The surging cost of rental housing has affected a rising number of families since the Great Recession hit in 2007. Officials define housing costs in excess of 30 percent of income as burdensome.

For decades, the U.S. economy was powered by a free spending middle class that had plenty of discretionary income to throw around. But now that the middle class is being systematically destroyed, that paradigm is changing. Americans families simply do not have the same resources that they once did, and that spells big trouble for retailers.

As you read this article, the United States still has more retail space per person than any other nation on the planet. As stores close by the thousands, "space available" signs are going to be popping up everywhere.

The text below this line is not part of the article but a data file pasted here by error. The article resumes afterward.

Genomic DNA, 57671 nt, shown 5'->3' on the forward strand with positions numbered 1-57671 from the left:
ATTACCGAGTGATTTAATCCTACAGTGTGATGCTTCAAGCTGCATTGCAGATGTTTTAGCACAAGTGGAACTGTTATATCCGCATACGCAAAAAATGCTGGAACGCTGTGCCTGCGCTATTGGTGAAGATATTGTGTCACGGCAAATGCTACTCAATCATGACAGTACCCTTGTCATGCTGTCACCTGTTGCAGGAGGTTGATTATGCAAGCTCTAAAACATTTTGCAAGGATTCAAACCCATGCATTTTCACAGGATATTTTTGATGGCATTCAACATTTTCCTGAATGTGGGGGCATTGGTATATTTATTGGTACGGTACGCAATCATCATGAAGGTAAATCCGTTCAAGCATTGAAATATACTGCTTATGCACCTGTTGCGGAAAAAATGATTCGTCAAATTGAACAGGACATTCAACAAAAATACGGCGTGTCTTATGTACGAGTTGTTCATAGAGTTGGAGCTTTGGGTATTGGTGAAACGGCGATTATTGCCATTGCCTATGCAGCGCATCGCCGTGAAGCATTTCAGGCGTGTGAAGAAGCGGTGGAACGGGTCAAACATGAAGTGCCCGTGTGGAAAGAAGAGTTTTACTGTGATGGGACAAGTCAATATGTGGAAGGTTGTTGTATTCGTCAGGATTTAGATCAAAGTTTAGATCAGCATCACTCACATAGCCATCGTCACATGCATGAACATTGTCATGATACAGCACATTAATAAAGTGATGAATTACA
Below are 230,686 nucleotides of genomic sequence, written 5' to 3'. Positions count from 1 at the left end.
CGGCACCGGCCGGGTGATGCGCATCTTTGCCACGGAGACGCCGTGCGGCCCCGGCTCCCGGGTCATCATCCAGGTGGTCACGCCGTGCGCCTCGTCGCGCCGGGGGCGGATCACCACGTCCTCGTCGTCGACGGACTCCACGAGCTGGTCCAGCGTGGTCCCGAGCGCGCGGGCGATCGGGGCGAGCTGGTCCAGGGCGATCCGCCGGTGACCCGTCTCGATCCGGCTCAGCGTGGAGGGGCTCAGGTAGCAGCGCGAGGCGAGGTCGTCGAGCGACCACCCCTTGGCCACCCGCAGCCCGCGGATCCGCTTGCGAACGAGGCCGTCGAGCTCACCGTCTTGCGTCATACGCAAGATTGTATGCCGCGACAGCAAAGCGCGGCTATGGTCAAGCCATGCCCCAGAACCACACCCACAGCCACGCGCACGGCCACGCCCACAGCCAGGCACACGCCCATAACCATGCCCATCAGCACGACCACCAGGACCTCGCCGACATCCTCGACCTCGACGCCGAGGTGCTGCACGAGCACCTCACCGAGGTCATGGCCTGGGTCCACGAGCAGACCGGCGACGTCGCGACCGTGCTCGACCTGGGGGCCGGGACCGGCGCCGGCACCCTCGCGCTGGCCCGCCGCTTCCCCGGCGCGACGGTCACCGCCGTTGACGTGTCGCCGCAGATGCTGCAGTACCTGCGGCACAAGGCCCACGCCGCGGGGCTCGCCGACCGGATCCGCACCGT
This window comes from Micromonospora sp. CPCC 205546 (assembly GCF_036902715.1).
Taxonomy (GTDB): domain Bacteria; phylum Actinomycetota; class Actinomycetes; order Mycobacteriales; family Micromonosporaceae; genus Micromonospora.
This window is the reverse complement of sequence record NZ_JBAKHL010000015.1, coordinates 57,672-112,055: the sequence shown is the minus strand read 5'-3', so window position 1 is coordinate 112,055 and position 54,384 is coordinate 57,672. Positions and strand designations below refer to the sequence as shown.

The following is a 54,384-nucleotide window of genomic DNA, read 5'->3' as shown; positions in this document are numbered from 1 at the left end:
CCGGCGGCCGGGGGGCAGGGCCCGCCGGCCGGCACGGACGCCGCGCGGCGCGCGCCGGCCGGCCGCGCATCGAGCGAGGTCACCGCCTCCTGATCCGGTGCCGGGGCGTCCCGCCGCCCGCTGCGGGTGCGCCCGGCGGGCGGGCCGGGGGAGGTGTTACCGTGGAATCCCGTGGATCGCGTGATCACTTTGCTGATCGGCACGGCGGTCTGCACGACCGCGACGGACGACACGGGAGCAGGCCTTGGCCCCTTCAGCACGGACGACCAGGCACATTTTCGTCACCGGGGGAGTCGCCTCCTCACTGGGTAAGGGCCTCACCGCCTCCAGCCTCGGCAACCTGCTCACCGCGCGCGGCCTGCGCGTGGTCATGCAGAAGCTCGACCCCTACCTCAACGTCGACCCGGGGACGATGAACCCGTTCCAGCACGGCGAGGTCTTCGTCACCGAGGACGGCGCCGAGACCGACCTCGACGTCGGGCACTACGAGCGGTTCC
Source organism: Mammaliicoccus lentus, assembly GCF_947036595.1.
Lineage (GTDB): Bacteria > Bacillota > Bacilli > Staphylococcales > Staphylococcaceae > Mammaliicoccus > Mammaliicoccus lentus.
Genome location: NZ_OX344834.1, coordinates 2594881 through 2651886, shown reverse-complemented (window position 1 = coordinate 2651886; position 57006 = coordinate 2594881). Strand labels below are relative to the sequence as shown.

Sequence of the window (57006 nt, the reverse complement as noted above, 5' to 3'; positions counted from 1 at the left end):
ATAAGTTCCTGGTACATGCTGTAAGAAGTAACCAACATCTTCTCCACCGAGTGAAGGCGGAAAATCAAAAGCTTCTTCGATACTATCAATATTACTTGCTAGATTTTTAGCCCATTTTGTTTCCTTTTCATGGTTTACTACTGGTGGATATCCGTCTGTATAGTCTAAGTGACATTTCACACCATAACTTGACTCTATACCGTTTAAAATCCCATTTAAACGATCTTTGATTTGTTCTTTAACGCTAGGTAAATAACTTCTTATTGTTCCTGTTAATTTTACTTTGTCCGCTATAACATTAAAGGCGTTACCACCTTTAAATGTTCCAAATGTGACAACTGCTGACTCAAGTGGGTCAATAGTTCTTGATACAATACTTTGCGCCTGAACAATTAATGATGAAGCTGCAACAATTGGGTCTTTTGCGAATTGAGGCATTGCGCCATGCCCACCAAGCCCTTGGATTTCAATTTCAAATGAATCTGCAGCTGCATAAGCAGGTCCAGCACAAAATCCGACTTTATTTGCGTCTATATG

This is especially going to be true in poor and lower middle class neighborhoods. Especially after what we just witnessed in Baltimore, many retailers are not going to hesitate to shut down underperforming locations in impoverished areas.

And remember, the next major economic crisis has not even arrived yet. Once it does, the business environment in this country is going to change dramatically, and a few years from now America is going to look far different than it does right now. ~ Source




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Reposted June 23, 2015 -




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Submitted by SadInAmerica on Tue, 06/23/2015 - 9:50am.